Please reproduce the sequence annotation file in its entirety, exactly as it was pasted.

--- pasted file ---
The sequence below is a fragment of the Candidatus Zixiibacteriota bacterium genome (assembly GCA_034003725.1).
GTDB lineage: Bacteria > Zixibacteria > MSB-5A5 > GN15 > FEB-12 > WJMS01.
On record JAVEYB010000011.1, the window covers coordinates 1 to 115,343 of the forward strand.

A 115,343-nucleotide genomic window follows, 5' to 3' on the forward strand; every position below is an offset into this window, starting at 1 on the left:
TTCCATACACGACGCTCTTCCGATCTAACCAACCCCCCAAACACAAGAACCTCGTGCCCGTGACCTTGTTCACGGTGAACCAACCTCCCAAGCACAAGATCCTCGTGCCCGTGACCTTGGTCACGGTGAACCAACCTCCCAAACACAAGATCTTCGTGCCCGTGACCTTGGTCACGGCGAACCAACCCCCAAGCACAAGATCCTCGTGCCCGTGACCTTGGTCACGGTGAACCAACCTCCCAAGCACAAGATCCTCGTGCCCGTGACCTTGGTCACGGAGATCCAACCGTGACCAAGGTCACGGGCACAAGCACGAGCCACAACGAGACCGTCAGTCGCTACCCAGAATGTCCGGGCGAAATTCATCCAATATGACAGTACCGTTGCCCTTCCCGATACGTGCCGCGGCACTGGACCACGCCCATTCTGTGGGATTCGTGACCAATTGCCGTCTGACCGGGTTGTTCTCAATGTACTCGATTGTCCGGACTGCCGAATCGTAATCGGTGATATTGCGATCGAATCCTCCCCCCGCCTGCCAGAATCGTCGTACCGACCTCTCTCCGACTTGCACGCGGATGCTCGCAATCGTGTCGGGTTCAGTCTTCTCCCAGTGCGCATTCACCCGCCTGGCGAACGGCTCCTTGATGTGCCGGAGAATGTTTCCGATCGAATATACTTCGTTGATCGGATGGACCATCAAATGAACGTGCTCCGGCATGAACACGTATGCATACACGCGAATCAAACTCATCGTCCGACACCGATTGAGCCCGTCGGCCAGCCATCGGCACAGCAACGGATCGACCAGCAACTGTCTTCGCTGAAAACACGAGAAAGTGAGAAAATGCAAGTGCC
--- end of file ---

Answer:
The sequence below is a fragment of the Candidatus Zixiibacteriota bacterium genome (assembly GCA_034003725.1).
GTDB lineage: Bacteria > Zixibacteria > MSB-5A5 > GN15 > FEB-12 > WJMS01.
On record JAVEYB010000011.1, the window covers coordinates 1 to 115,343 of the forward strand.

A 115,343-nucleotide genomic window follows, 5' to 3' on the forward strand; every position below is an offset into this window, starting at 1 on the left:
TTCCATACACGACGCTCTTCCGATCTAACCAACCCCCCAAACACAAGAACCTCGTGCCCGTGACCTTGTTCACGGTGAACCAACCTCCCAAGCACAAGATCCTCGTGCCCGTGACCTTGGTCACGGTGAACCAACCTCCCAAACACAAGATCTTCGTGCCCGTGACCTTGGTCACGGCGAACCAACCCCCAAGCACAAGATCCTCGTGCCCGTGACCTTGGTCACGGTGAACCAACCTCCCAAGCACAAGATCCTCGTGCCCGTGACCTTGGTCACGGAGATCCAACCGTGACCAAGGTCACGGGCACAAGCACGAGCCACAACGAGACCGTCAGTCGCTACCCAGAATGTCCGGGCGAAATTCATCCAATATGACAGTACCGTTGCCCTTCCCGATACGTGCCGCGGCACTGGACCACGCCCATTCTGTGGGATTCGTGACCAATTGCCGTCTGACCGGGTTGTTCTCAATGTACTCGATTGTCCGGACTGCCGAATCGTAATCGGTGATATTGCGATCGAATCCTCCCCCCGCCTGCCAGAATCGTCGTACCGACCTCTCTCCGACTTGCACGCGGATGCTCGCAATCGTGTCGGGTTCAGTCTTCTCCCAGTGCGCATTCACCCGCCTGGCGAACGGCTCCTTGATGTGCCGGAGAATGTTTCCGATCGAATATACTTCGTTGATCGGATGGACCATCAAATGAACGTGCTCCGGCATGAACACGTATGCATACACGCGAATCAAACTCATCGTCCGACACCGATTGAGCCCGTCGGCCAGCCATCGGCACAGCAACGGATCGACCAGCAACTGTCTTCGCTGAAAACACGAGAAAGTGAGAAAATGCAAGTGCC